Phil Mickelson strolled up the 18th fairway at Augusta National with that lumbering walk of his — smiling, waving, working the gallery.
The best player never to win a major?
You wouldn't have known it Sunday.
Mickelson stepped over an 18-foot putt, calmly rolled it into the cup and forever removed the stigma of all those close calls, all those gut-wrenching disappointments, all those squandered chances.
The best player never to win a major?
He's the Masters champion.
"Get used to me, because I'm going to be back every year," he told the Augusta National members, having finally gotten a green jacket of his own.
Mickelson hardly played like a guy who was 0-for-42 in the majors. He shot 31 on the back nine — the best for a winner since Jack Nicklaus in 1986 — and knocked off a three-time major champion who shot 67 on the final day.
Ernie Els was on the putting green, desperately hoping for a playoff, when the winning putt dropped. Sure, he was disappointed. But he had to give Mickelson his due.
"Phil deserved this one," Els said. "He won it. He didn't lose this one like some of the other ones. He won this one."
Ah, the other ones.
Twice a runner-up at the U.S. Open. Another second-place finish at the PGA Championship. Four third-place showings at the Masters, including the last three years.
With each passing year, the burden became greater: Mickelson hit the ball so far. He could do magical things with his short game. The only thing he couldn't do was win a major.
He doesn't have to worry about that question anymore.
"It was such a tough quest, such a tough journey," Mickelson said. "It feels that much better now that I finally have it."
Only after it was over — after the last putt was made and the championship was his — did Mickelson finally seem to grasp the enormity of his accomplishment. He high-fived the crowd on his way to the scoring hut. He hugged his wife, Amy. And he scooped up his three children, telling 4-year-old Amanda the news she was too young to comprehend.
"Daddy won!" he said. "Can you believe it?"
Els tried to pull away on a dramatic back nine, collecting an eagle, a birdie and a host of clutch pars. But Mickelson, who was 2-over on the front side, birdied five of the last seven holes for a closing 69.
When it was over, 2003 champ Mike Weir slipped the 43-long jacket over Mickelson's shoulders. Sure beats the other thing he's been carrying on his back for 12 years.
"I feel excited, ecstatic, a little disbelief," he said.
So many times he stood around watching others make the final putt — Payne Stewart at the 1999 U.S. Open, David Toms at the '01 PGA Championship.
On Sunday, Mickelson got the final putt. It rolled toward the cup, swirled around the left edge and dropped in — making him just the fourth player in Masters history to win with a birdie on the final stroke of the tournament.
Mickelson leapt as high as he could and threw both arms in the air, kissed the ball that he plucked from the cup and tossed it into a delirious crowd.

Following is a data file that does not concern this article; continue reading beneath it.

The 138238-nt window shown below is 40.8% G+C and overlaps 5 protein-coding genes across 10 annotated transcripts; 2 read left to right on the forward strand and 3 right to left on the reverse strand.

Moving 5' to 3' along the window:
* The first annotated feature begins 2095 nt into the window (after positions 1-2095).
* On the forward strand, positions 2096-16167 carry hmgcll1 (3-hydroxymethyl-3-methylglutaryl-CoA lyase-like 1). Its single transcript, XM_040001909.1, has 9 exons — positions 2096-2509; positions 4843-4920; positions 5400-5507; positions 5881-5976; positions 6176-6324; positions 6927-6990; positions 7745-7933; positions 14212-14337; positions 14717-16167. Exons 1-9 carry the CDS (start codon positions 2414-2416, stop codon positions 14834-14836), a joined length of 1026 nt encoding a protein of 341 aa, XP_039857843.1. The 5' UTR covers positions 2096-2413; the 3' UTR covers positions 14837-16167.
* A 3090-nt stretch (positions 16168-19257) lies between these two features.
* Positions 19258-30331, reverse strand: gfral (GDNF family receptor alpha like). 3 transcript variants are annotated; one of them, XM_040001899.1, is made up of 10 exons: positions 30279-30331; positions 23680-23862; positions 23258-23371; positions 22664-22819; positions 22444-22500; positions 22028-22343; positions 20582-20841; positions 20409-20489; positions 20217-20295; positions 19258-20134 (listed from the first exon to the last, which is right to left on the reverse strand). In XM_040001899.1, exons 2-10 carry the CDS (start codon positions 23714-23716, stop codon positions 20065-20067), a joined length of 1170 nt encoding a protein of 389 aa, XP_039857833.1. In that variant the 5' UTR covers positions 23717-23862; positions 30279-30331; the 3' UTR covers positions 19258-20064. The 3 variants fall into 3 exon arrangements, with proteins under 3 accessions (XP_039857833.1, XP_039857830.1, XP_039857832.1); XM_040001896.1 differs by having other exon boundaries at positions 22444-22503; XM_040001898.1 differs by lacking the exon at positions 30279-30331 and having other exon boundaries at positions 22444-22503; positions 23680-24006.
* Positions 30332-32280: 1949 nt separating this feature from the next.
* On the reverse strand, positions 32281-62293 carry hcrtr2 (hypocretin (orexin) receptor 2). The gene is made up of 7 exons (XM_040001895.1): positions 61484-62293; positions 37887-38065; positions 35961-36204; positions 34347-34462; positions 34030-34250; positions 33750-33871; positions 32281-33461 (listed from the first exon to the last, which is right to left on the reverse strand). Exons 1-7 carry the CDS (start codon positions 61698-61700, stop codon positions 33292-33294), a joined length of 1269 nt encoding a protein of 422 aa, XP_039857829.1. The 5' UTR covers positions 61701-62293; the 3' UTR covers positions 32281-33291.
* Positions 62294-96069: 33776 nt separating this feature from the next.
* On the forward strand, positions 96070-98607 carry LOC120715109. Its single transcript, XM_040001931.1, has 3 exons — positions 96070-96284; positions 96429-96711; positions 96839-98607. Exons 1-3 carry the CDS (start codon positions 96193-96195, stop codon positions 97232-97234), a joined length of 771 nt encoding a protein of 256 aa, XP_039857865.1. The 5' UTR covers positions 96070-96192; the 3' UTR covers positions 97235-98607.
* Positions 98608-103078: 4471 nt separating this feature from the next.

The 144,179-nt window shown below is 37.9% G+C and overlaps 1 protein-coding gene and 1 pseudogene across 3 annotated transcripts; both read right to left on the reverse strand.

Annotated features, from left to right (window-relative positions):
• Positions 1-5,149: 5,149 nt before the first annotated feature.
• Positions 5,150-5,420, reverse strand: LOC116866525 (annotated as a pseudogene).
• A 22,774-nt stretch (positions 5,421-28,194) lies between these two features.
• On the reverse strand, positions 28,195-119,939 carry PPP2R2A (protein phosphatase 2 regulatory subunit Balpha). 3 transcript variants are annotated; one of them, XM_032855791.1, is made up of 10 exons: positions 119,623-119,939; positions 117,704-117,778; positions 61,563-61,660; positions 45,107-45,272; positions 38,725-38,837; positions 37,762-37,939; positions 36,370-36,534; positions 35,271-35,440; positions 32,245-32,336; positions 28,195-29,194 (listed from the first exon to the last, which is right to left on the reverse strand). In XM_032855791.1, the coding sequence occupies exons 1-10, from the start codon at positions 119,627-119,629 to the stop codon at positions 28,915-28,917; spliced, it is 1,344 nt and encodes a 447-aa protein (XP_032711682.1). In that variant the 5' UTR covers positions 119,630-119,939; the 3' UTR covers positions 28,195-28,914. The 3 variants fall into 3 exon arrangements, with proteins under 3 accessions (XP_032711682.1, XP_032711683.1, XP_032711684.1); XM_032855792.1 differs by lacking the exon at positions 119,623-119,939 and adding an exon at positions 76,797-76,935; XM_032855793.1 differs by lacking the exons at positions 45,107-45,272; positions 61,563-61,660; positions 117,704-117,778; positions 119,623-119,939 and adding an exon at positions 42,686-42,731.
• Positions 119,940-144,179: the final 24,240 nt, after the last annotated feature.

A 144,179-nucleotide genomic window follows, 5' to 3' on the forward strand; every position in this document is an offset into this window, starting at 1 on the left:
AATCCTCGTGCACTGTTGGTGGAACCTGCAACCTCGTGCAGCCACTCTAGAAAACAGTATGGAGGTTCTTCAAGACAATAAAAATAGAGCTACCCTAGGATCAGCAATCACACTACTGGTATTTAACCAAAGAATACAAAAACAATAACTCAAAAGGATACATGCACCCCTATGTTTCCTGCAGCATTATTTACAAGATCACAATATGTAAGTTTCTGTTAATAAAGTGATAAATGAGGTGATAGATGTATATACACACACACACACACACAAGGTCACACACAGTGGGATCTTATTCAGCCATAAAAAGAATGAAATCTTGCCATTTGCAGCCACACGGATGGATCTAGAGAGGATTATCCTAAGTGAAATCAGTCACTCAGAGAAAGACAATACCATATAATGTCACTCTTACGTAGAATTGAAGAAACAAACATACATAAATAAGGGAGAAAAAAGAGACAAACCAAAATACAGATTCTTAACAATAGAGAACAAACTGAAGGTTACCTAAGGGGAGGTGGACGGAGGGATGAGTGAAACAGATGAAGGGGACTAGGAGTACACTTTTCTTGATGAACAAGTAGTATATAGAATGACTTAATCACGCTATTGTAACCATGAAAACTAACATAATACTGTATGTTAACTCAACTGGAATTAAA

Even as he sat in fabled Butler Cabin, he was reliving the 12-foot birdie on No. 12 — the centerpiece of Amen Corner — that kept him close, the 15-footer on 16 that gave him a share of the lead, the final putt that won it all.
"I was very confident today that good things would happen," Mickelson said.
On the final hole, he got some help from his playing partner, Chris DiMarco, who began the final round sharing the lead with Mickelson but faded to a 76.
At 18, DiMarco blasted out of a bunker just beyond Mickelson's ball, giving Lefty a chance to read the line for the winning putt.
DiMarco's attempt slid by the left edge. Mickelson's didn't.
"I didn't think there was any way he would miss it," DiMarco said.
Els was chomping an apple on the putting green, hopeful of a playoff and a chance for the third leg of the Grand Slam. But the cheers for Mickelson meant despair for the Big Easy.
"I played as good as I could," Els said. "What more can you do, you know?
Mickelson finished at 9-under 279 and earned $1.17 million for his 23rd career victory.
This was the sixth straight major won by a first-timer — something that had never happened in 144 years of championship golf.
K.J. Choi holed a 5-iron from 220 yards on the 11th hole for eagle, kept his hopes alive with a 40-foot birdie putt on the 13th but wound up with a 69, three shots behind.
Tiger Woods was long gone before the fireworks started. He made a double bogey — his third of the tournament — on the 13th hole and shot 71, leaving him 11 shots out of the lead in a tie for 22nd, his worst finish as a pro at the Masters.
Woods has gone seven majors without winning, and has played his last five over par.
"It's part of playing golf to not always be up there," said Woods, continuing to maintain that his game is close to rounding into championship form.
Tiger wasn't needed on this day.
There were so many spectacular shots along the back nine — including two holes-in-one about 10 minute apart at 16 — the gallery was out of breath. It came down to a Mickelson-Els duel that will be remembered through the ages.
Mickelson sure won't forget it.
A seasoned pro coming up 18, he let loose when it was over.
"I was watching myself look like an idiot on the 18th green after I made the putt and I didn't really care," Mickelson said. "It was just so much fun."